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Rick Noonan, one of the organizers of St. John’s get-together, was Soviets’ trainer for first half of ’72 Summit Series

Canada's Phil Esposito (7) is surrounded by opponents as he tries to jam the puck past Soviet goaltender Vladislav Tretiak during Game 4 of the 1972 Summit Series in Vancouver. The trainer for the Soviet team during their four games in this country was Canadian Rick Noonan. — Postmedia file photo/Ken Oakes/Vancouver Sun
Canada's Phil Esposito (7) is surrounded by opponents as he tries to jam the puck past Soviet goaltender Vladislav Tretiak during Game 4 of the 1972 Summit Series in Vancouver. The trainer for the Soviet team during their four games in this country was Canadian Rick Noonan. — Postmedia file photo/Ken Oakes/Vancouver Sun

‘Most of them were good, normal guys’

ST. JOHN'S, N.L. —

Rick Noonan, one of the principal organizers of the Canadian national hockey team players reunion in St. John’s this week, served as a Hockey Canada executive on national teams for many years, including general manager of the 1980 Lake Placid Olympic Games squad that placed sixth.

But before donning the shirt and tie, Noonan worked as an athletic trainer, winning a couple of Memorial Cups with Toronto St. Mike’s (1961) and the Toronto Marlboros (1964). He also worked as a trainer with the Toronto Maple Leafs during the 1963-64 season.

In 1970, he headed west to join the University of British Columbia’s athletic department, hooked up with Fr. David Bauer and eventually served as head trainer for Canada's national hockey team.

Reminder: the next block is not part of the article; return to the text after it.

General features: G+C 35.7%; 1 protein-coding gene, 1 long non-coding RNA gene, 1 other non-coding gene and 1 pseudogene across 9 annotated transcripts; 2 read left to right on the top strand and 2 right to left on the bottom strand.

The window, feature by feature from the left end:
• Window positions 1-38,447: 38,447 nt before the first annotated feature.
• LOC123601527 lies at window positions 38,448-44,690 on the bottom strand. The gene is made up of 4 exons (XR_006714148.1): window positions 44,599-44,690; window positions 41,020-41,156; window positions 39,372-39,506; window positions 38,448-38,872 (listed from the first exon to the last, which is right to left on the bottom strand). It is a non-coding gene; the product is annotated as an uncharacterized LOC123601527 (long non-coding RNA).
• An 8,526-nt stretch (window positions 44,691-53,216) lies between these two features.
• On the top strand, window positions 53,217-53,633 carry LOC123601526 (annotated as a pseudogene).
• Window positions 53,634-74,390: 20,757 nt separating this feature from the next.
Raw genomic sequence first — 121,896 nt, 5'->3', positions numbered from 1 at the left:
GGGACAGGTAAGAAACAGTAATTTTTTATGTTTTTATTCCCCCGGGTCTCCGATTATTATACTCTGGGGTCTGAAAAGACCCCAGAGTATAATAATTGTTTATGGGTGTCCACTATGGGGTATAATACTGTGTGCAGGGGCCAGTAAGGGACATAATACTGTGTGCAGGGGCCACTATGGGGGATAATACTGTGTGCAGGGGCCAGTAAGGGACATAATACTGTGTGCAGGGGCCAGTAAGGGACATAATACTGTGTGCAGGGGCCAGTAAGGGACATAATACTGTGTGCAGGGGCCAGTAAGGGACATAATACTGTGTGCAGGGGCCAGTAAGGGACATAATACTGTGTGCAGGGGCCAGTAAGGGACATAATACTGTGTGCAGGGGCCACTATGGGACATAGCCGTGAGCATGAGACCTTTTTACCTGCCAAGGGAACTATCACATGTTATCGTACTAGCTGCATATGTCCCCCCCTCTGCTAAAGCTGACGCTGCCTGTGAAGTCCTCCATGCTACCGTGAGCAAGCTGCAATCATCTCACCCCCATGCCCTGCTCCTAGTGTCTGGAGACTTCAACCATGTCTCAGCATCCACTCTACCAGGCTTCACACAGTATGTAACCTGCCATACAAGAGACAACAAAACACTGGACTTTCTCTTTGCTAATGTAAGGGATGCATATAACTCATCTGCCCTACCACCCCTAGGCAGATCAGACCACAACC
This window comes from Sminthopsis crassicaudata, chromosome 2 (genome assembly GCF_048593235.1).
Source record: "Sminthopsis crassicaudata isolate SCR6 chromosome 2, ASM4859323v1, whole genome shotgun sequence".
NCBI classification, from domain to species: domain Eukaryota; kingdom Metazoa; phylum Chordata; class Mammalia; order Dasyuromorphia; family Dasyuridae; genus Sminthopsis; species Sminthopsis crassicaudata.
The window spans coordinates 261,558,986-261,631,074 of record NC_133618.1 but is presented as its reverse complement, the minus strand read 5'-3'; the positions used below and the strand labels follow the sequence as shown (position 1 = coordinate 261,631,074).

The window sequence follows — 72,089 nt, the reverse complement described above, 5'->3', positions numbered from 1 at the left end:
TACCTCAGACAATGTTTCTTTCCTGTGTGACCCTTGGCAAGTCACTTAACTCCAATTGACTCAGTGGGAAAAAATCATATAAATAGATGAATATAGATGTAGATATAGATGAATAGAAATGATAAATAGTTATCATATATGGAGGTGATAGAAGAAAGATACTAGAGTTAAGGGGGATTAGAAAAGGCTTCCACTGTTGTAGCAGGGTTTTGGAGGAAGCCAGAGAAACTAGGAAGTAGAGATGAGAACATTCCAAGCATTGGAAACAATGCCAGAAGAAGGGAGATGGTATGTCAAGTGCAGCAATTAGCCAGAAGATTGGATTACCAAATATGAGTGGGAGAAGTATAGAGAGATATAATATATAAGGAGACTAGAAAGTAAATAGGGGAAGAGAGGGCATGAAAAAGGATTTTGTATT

An interesting part of Noonan’s career came in 1972, when he was assigned by Hockey Canada to assist the Soviet Union squad for its first four games of the Summer Series in Canada (Montreal, Toronto, Winnipeg and Vancouver).

Noonan was the only Canadian to have regular access to the Soviet dressing room, and was on the Soviet bench during the first four games of the series.

“Most of them were good, normal guys,” he said of the players, suggesting the idea of a Russian hockey player during that time being robotic and lacking personality was a myth.

“Some were more serious than others. The guys who were politically tied to Russia were certainly the serious ones.

“But most were happy to get out of Russia to play in a tournament. A lot of them enjoyed their vodka. Things have certainly changed (in Russia) since then. Coke and toilet paper aren’t the big items they were in 1972.”

The latter is in reference to the Russian Summit Series players taking advantage of items which were commonplace in Canada, but were hard to come by in their home country almost half a century ago.

Noonan once related how the Soviet team gulped six dozen bottles of Coca Cola after a practice and that the Russian players regularly left their hotel rooms with not only the soap, shampoo and the like, but also with the toilet paper.

Noonan didn’t walk into the Soviet locker room a complete stranger, as many players recognized him from his work with Canadian national teams.

“Eyeball to eyeball, they knew me,” he said.

When the series shifted to Moscow for Games 5, 6, 7 and 8, Noonan remained home in Vancouver, back at work at UBC.

He watched each of the last four games on TV with Fr. David Bauer, coach of Canada’s national team.

When Paul Henderson scored the series-clinching goal for Canada with 34 seconds left on the clock in Game 8, Noonan and Bauer celebrated with UBC students.

They probably didn’t know who Noonan was, or what he had been doing the previous week.


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